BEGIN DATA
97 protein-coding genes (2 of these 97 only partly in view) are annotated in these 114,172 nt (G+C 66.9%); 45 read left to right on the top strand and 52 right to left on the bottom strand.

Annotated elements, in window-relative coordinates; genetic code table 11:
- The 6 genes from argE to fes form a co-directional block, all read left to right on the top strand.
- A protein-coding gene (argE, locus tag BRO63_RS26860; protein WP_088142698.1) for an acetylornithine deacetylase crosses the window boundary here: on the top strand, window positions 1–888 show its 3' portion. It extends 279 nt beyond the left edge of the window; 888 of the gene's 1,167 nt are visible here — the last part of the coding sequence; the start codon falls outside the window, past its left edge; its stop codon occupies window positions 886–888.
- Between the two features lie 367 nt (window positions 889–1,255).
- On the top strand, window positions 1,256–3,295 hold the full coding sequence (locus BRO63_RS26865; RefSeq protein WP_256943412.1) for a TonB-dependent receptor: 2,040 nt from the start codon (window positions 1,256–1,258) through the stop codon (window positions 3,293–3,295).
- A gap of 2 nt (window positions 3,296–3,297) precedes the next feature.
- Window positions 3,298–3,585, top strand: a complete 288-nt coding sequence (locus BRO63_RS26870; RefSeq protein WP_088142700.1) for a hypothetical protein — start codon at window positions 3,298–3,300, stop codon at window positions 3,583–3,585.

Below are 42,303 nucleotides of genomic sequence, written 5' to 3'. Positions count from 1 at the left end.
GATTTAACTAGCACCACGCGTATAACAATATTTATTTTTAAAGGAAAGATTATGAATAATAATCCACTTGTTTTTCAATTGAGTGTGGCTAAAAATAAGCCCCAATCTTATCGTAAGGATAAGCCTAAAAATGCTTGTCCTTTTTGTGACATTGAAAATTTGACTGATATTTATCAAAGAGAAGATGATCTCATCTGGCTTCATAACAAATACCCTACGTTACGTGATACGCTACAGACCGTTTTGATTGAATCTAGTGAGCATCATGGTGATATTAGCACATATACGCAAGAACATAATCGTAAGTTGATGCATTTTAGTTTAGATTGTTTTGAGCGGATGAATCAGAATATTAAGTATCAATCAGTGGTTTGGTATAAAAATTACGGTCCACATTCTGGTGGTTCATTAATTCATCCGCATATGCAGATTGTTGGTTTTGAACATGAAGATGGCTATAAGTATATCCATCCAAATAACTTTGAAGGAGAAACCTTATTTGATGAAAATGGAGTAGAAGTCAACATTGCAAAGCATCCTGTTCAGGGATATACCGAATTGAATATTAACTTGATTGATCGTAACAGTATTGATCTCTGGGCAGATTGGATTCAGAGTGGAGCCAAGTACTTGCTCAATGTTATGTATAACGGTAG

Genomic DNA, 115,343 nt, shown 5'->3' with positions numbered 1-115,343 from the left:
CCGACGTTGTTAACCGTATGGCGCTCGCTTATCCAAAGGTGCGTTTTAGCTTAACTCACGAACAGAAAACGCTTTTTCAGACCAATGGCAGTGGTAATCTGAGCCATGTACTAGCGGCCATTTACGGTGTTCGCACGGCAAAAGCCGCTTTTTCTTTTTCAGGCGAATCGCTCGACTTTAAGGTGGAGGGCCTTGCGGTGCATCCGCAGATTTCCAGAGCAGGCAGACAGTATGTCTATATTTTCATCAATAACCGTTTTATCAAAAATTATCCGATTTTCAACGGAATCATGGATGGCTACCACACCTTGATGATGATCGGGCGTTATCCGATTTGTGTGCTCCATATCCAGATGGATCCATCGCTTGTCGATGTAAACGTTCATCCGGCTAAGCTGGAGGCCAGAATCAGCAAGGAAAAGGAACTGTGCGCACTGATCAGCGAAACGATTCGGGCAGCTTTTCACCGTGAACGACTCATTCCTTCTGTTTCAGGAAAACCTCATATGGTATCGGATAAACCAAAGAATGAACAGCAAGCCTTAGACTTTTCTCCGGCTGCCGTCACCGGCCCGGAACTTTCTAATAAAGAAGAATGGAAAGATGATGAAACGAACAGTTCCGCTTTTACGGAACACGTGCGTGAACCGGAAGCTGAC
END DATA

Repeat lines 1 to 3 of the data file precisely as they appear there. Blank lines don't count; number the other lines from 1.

97 protein-coding genes (2 of these 97 only partly in view) are annotated in these 114,172 nt (G+C 66.9%); 45 read left to right on the top strand and 52 right to left on the bottom strand.

Annotated elements, in window-relative coordinates; genetic code table 11:
- The 6 genes from argE to fes form a co-directional block, all read left to right on the top strand.